In fact, Dutch colonialists in South Africa were so stumped by the clicking noises of Khoisan speakers that they actually nicknamed them “stutterers,” believing the noises were a form of stuttering speech problem, rather than a language. Despite being grouped together, the Khoisan languages are actually very diverse, and many can be significantly different from each other—the clicks may sound similar to foreign ears, but they are definitely not!
The Damin language—meaning “being silent”—is a now-extinct nasal clicking language from Australia, the only clicking language known to have been fostered outside of Africa.
Created by the Lardil people, an indigenous group from the Northern Australian island of Mornington, this clicking language was being “spoken” up until the 1970s in male initiation ceremonies, where it was taught to young males as part of their rite of passage to becoming men.
With around 150 root words, each word or noise would represent several words in the Lardil’s spoken Tankic language. While the Lardil believed that the language was created during a time when mythological ancestral figures roamed ancient Australia, the far more likely and far less dramatic explanation is that Damin was simply created by Lardil elders as part of the rite of passage for young men.
While the most well-known unspoken language in the world may be American Sign Language (ASL), there are actually hundreds, if not thousands, of different types of sign languages around the globe.
Many of these have been created organically in small, mostly rural communities with exceptionally high rates of deafness. One of those communities, the al-Sayyid Bedouin tribe, can be found in the hot, dusty Negev Desert in Southern Israel.
The community numbers around 3,000 people but has had an uncommonly high rate of deafness for decades due to a genetic disorder that came from the tribe’s founders in the 19th century.
Currently, around 150 people, or five percent, of the tribe’s population is thought to be deaf; for comparison, the rate in the United States is just 0.1 percent. Because of this, a unique sign language began to form in the community during the mid-20th century and is regarded as the tribe’s second language. With everyone able to sign fluently, and therefore able to talk to all members of the community, the deaf of al-Sayyid are not stigmatized or left out of community business—in fact, marriage between deaf and non-deaf members is common.
If you ever find yourself in the foothills of the Himalayas among the Hmong people, then strain an ear and put it to the wind—you might be lucky enough to catch the sound of birds singing, or at least something that sounds very much like that . . .
In fact, that singing may not be the sound of birds chattering among themselves but rather the whistled language of the Hmong, whose tuneful whistles carry whole sentences along the wind, passing them from person to person through valley and mountain for distances of up to 8 kilometers (5 mi).
It’s also a very romantic language. “Boys wander through the nearby villages at nightfall,” the BBC reports,” whistling their favourite poems between the houses. If a girl responds, the couple then start a flirty dialogue.”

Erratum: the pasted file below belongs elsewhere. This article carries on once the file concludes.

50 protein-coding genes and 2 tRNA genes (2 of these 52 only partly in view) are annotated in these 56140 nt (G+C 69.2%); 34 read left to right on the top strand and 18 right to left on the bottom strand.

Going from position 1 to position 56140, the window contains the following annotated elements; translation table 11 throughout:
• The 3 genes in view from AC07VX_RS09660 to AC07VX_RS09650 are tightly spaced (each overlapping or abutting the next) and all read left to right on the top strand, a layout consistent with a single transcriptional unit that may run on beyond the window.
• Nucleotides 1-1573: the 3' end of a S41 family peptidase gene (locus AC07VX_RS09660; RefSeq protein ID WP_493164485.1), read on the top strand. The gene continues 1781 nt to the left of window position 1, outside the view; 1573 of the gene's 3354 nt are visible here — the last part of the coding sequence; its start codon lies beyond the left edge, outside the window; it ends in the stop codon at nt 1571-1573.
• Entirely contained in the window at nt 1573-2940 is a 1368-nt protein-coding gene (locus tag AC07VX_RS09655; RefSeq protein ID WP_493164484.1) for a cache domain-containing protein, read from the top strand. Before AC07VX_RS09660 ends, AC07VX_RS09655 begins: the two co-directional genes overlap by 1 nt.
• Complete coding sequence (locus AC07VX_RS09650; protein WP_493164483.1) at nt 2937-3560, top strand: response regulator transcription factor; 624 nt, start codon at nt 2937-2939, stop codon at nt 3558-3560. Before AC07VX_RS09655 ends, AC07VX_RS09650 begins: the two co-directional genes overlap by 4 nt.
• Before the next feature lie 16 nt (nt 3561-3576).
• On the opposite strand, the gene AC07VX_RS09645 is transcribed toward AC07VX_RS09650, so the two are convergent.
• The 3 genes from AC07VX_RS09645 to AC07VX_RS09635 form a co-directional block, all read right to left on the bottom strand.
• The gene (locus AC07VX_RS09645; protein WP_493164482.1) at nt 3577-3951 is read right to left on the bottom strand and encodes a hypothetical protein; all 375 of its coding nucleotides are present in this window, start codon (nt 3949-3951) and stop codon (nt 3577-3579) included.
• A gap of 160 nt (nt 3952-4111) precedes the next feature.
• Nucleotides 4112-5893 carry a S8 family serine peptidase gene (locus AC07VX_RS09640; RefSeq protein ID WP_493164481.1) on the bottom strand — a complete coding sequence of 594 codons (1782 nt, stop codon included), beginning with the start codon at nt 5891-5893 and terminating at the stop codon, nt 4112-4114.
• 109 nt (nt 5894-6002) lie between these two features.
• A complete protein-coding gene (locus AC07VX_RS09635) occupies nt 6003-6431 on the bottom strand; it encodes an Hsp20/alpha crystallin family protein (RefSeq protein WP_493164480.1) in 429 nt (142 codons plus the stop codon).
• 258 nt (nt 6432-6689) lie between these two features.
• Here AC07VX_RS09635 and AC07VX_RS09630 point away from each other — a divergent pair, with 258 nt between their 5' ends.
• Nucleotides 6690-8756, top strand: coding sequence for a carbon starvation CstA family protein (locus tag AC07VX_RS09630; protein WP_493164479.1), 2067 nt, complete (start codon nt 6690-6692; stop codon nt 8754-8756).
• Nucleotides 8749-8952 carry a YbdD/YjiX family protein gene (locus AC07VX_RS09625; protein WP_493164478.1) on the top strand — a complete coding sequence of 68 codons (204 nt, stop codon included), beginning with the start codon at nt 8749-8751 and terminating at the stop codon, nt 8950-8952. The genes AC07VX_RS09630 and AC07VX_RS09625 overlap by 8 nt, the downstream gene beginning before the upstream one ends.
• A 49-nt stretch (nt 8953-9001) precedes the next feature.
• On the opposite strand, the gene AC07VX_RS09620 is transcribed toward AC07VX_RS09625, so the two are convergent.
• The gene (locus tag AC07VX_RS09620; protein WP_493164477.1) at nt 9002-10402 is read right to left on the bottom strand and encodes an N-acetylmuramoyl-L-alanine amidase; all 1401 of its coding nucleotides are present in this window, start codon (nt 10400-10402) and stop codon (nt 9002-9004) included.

The Piraha language of the remote Piraha tribe in the Amazon rain forest is almost unrivaled for its simplicity. It has just eight consonants and three vowels and is one of the world’s simplest tongues. What it lacks in letters, it makes up for in sounds, however; the Piraha use a complex variety of tones along with differing syllable lengths to give diversity to each of their 11 letters.
It is, technically, still a spoken language, however. But this is where things get especially interesting.
Due to the very small number of consonants and vowels, but the very large and complex range of tones used, the Piraha often completely drop the consonants and vowels and just hum their sentences, getting rid of speech altogether. It’s not just humming, either. The 800 people who “speak” the language sometimes choose to sing or whistle it instead.
The tiny Amazonian tribe has one more incredible and extraordinary aspect to their language—it has no numbers.
Some unspoken languages can also be lifesavers.
Used in West Africa up to and including the present day, drumming has a centuries-long tradition in the region as a form of communication. It also had a role to play in the slave trade. Using what is called a “talking drum,” an hourglass-shaped drum that could copy the tone and accent of speech, villages and kidnapped locals were able to communicate over distance and with each other secretly despite the marauding slave traders—and this form of communication continued on slave plantations throughout the world.
For skilled players, whole sentences could be created on the drum using not just the drumhead but cords that run down its side that allow a user to control the pitch. While the talking drum can still be used to talk between friends, these days, it remains most alive in West African culture through music.
I’m a professional journalist and writer of several years who travels extensively for work.